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“Nobody looked at that video and said there was any doubt that this officer acted inappropriately.” - Fort Worth Police Chief Ed Krause 

Over the weekend, as police were responding to a call from a concerned neighbor, a Fort Worth police officer fatally shot 28-year-old Atatiana Jefferson while the young woman was playing video games in her own home with her nephew.  Hours after the event, Police Chief Ed Krause announced that the department “was conducting a criminal investigation into the officer’s actions and had reached out to the F.B.I. about the possibility of starting a civil rights investigation,” as the New York Times reported.  

According to S. Lee Merritt, a civil rights attorney who is representing the Jefferson family, “A murder charge and an arrest is a good start – it’s more than we are used to seeing.” 

The police department released photographs of the scene which depicted a gun lying beneath the window of Ms. Jefferson’s bedroom.  Chief Krause expressed “regrets” that those images were released and declined to comment as to whether Jefferson was holding the weapon, or if the officer saw it prior to the shooting.  However, firearm ownership by Texas residents is common in Texas, and there has been no evidence that the weapon was intended to be used.   

Unfortunately, the killing of innocent men and women in their own homes is occurring with increasing frequency.  In September, an off-duty officer was charged with murder after shooting her unarmed African American neighbor, when the officer mistakenly entered the wrong apartment (rather than her own).  Amber R. Guyger, a white woman, shot Botham Shem Jean while the latter was sitting on his couch watching television and eating ice cream.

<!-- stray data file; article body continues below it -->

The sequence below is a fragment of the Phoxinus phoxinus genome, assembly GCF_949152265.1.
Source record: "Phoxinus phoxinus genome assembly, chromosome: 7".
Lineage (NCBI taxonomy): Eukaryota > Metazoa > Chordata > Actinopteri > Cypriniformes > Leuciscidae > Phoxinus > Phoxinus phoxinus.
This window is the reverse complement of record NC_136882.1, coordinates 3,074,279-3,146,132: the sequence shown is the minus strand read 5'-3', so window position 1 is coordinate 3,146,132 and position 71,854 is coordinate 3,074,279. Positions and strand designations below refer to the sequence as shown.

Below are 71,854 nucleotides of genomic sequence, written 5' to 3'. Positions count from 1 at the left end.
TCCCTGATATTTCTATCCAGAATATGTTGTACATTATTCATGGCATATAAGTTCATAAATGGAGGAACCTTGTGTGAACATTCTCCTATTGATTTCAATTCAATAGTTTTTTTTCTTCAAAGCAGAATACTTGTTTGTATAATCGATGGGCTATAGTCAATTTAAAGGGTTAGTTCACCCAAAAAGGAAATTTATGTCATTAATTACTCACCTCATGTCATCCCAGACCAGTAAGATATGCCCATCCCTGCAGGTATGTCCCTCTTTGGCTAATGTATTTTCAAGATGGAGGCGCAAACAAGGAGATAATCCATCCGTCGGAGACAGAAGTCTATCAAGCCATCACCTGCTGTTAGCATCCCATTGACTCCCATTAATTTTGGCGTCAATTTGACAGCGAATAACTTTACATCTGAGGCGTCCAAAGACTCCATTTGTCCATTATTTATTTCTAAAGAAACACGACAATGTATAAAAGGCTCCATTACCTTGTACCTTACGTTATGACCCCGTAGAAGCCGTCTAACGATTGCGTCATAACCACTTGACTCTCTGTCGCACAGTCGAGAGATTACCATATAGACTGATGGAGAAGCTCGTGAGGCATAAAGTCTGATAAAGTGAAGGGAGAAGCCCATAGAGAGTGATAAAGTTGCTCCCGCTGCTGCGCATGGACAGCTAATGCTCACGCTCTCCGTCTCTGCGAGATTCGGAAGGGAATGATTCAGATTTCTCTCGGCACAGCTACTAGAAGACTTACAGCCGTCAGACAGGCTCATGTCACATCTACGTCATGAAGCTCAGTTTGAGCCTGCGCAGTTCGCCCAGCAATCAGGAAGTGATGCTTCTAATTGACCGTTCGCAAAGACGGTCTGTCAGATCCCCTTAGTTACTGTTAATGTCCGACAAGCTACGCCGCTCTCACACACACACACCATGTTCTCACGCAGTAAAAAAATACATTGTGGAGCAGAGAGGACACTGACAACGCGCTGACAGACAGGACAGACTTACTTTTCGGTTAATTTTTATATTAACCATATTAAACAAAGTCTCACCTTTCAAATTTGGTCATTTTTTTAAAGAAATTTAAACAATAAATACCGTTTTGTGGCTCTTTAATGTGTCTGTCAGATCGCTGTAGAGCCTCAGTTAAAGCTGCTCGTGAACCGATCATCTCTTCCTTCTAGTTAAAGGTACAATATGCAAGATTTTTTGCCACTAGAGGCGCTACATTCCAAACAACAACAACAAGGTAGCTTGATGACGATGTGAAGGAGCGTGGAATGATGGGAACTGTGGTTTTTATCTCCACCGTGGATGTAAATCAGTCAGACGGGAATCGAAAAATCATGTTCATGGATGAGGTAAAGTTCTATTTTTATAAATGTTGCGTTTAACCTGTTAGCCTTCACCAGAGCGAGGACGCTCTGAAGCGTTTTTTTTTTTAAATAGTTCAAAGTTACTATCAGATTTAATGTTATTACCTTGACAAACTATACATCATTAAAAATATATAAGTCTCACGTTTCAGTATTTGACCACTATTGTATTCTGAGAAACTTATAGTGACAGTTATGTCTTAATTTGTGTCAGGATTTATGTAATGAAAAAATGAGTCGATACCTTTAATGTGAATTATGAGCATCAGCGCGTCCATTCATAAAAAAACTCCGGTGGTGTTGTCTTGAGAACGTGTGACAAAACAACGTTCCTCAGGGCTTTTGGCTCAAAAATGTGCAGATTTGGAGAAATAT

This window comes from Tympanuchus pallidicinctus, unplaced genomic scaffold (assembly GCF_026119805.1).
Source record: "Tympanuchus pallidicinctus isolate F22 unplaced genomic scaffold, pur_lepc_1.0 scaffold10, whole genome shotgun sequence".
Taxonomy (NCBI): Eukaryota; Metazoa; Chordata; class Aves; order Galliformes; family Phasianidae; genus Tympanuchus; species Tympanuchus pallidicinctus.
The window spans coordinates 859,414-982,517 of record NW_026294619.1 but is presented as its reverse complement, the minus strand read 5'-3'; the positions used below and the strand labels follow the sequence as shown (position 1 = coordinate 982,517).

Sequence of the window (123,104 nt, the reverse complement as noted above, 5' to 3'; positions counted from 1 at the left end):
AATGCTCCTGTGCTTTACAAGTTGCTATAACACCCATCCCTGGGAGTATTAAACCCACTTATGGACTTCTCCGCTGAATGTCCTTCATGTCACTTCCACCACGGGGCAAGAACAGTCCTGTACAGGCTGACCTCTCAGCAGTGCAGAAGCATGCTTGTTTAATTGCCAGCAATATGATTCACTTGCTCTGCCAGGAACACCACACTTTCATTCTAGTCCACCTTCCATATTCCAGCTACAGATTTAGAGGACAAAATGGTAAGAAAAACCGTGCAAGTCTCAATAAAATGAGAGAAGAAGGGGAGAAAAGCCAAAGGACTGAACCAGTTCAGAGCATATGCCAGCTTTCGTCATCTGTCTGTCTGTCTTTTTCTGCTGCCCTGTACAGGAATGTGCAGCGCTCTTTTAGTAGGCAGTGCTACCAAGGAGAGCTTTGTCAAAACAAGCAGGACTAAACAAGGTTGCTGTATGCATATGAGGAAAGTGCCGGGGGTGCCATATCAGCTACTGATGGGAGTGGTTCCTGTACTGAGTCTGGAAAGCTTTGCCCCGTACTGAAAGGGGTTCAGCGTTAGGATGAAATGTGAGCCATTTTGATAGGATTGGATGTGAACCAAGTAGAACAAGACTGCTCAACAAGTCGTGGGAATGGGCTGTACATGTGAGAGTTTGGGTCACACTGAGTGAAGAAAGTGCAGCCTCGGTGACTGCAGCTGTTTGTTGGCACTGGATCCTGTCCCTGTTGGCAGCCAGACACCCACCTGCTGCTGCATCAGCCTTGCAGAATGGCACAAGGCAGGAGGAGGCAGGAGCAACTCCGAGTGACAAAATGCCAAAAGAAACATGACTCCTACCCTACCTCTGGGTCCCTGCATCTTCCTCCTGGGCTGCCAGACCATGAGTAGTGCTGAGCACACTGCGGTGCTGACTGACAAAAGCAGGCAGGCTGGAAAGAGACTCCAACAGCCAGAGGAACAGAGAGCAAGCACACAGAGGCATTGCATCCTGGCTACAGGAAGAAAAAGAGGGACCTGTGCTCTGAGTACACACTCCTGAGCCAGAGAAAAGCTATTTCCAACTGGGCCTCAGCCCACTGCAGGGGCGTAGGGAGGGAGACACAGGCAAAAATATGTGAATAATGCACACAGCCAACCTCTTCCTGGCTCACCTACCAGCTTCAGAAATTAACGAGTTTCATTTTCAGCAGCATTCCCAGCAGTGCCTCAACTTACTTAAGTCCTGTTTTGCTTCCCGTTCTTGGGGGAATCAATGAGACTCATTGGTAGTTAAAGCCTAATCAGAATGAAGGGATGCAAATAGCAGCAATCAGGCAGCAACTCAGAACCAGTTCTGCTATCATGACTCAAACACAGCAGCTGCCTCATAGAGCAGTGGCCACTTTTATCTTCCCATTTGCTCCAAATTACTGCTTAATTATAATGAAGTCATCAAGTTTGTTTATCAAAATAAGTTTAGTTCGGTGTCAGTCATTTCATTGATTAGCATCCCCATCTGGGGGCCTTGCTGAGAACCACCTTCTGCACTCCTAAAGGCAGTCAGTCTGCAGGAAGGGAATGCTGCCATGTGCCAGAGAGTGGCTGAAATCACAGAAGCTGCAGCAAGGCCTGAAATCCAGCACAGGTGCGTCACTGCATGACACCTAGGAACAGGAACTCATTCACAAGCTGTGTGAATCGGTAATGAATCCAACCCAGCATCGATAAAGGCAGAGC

Sure enough, Guyger was recently found guilty of murder, with the jury choosing “the more serious conviction over a lesser option of manslaughter,” noted the New York Times.  

“We have seen a dangerous erosion of the adage ‘your home is your castle’,” noted Debra Cohen, co-Chair of Newman Ferrara’s Civil Rights Group, “particularly, when it comes to police responses to calls involving people of color.” 

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Should you have a question about a Civil Rights matter, please reach out to a member of our Civil Rights Group at 212-619-5400.

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